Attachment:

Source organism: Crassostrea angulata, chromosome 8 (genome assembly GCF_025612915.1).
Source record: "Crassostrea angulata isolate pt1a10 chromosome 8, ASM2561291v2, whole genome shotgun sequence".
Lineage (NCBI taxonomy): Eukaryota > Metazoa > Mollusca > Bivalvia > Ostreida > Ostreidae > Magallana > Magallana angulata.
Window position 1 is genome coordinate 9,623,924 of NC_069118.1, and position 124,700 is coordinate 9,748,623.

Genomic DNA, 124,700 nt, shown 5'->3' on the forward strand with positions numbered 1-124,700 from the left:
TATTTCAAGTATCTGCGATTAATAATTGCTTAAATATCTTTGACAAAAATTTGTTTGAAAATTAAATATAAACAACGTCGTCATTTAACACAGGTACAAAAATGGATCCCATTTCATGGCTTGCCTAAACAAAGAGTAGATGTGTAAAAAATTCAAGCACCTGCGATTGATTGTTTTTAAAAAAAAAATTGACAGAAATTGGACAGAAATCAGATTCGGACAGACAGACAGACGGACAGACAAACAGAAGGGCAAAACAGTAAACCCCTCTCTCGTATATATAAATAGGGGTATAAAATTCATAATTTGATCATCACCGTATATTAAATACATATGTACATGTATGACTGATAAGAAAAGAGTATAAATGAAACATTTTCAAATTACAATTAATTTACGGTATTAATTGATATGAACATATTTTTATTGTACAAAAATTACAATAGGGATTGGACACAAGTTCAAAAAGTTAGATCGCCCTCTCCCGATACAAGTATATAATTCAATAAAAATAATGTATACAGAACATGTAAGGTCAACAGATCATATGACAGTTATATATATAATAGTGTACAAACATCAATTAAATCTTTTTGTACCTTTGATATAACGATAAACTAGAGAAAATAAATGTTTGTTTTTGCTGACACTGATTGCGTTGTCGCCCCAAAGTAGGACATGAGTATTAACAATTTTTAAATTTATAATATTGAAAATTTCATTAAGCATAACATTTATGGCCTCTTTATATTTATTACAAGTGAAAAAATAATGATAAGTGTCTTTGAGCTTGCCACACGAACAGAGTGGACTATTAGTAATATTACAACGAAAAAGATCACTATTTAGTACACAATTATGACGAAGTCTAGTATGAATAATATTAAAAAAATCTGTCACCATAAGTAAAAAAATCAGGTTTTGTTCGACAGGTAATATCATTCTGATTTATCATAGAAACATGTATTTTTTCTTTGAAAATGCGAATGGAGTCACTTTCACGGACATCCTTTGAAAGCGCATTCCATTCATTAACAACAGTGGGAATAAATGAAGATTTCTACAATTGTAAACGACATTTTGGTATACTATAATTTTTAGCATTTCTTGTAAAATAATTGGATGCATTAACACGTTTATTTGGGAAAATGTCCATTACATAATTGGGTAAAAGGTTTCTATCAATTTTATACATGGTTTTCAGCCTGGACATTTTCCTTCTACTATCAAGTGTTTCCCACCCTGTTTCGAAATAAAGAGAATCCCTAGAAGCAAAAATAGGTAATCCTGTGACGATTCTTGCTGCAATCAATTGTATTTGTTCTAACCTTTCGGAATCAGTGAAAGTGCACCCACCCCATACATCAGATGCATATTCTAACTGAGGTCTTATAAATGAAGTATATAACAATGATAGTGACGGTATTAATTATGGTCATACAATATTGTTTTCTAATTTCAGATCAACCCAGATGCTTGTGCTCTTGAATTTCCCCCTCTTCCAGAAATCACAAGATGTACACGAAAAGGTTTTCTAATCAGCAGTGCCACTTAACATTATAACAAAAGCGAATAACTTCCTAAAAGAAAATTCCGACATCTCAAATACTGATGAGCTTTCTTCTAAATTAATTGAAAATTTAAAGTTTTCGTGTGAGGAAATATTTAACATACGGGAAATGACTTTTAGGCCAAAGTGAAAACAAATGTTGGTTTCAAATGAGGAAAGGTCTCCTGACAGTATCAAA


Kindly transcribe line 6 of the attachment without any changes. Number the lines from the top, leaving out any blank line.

TATTTCAAGTATCTGCGATTAATAATTGCTTAAATATCTTTGACAAAAATTTGTTTGAAAATTAAATATAAACAACGTCGTCATTTAACACAGGTACAAAAATGGATCCCATTTCATGGCTTGCCTAAACAAAGAGTAGATGTGTAAAAAATTCAAGCACCTGCGATTGATTGTTTTTAAAAAAAAAATTGACAGAAATTGGACAGAAATCAGATTCGGACAGACAGACAGACGGACAGACAAACAGAAGGGCAAAACAGTAAACCCCTCTCTCGTATATATAAATAGGGGTATAAAATTCATAATTTGATCATCACCGTATATTAAATACATATGTACATGTATGACTGATAAGAAAAGAGTATAAATGAAACATTTTCAAATTACAATTAATTTACGGTATTAATTGATATGAACATATTTTTATTGTACAAAAATTACAATAGGGATTGGACACAAGTTCAAAAAGTTAGATCGCCCTCTCCCGATACAAGTATATAATTCAATAAAAATAATGTATACAGAACATGTAAGGTCAACAGATCATATGACAGTTATATATATAATAGTGTACAAACATCAATTAAATCTTTTTGTACCTTTGATATAACGATAAACTAGAGAAAATAAATGTTTGTTTTTGCTGACACTGATTGCGTTGTCGCCCCAAAGTAGGACATGAGTATTAACAATTTTTAAATTTATAATATTGAAAATTTCATTAAGCATAACATTTATGGCCTCTTTATATTTATTACAAGTGAAAAAATAATGATAAGTGTCTTTGAGCTTGCCACACGAACAGAGTGGACTATTAGTAATATTACAACGAAAAAGATCACTATTTAGTACACAATTATGACGAAGTCTAGTATGAATAATATTAAAAAAATCTGTCACCATAAGTAAAAAAATCAGGTTTTGTTCGACAGGTAATATCATTCTGATTTATCATAGAAACATGTATTTTTTCTTTGAAAATGCGAATGGAGTCACTTTCACGGACATCCTTTGAAAGCGCATTCCATTCATTAACAACAGTGGGAATAAATGAAGATTTCTACAATTGTAAACGACATTTTGGTATACTATAATTTTTAGCATTTCTTGTAAAATAATTGGATGCATTAACACGTTTATTTGGGAAAATGTCCATTACATAATTGGGTAAAAGGTTTCTATCAATTTTATACATGGTTTTCAGCCTGGACATTTTCCTTCTACTATCAAGTGTTTCCCACCCTGTTTCGAAATAAAGAGAATCCCTAGAAGCAAAAATAGGTAATCCTGTGACGATTCTTGCTGCAATCAATTGTATTTGTTCTAACCTTTCGGAATCAGTGAAAGTGCACCCACCCCATACATCAGATGCATATTCTAACTGAGGTCTTATAAATGAAGTATATAACAATGATAGTGACGGTATTAATTATGGTCATACAATATTGTTTTCTAATTTCAGATCAACCCAGATGCTTGTGCTCTTGAATTTCCCCCTCTTCCAGAAATCACAAGATGTACACGAAAAGGTTTTCTAATCAGCAGTGCCACTTAACATTATAACAAAAGCGAATAACTTCCTAAAAGAAAATTCCGACATCTCAAATACTGATGAGCTTTCTTCTAAATTAATTGAAAATTTAAAGTTTTCGTGTGAGGAAATATTTAACATACGGGAAATGACTTTTAGGCCAAAGTGAAAACAAATGTTGGTTTCAAATGAGGAAAGGTCTCCTGACAGTATCAAA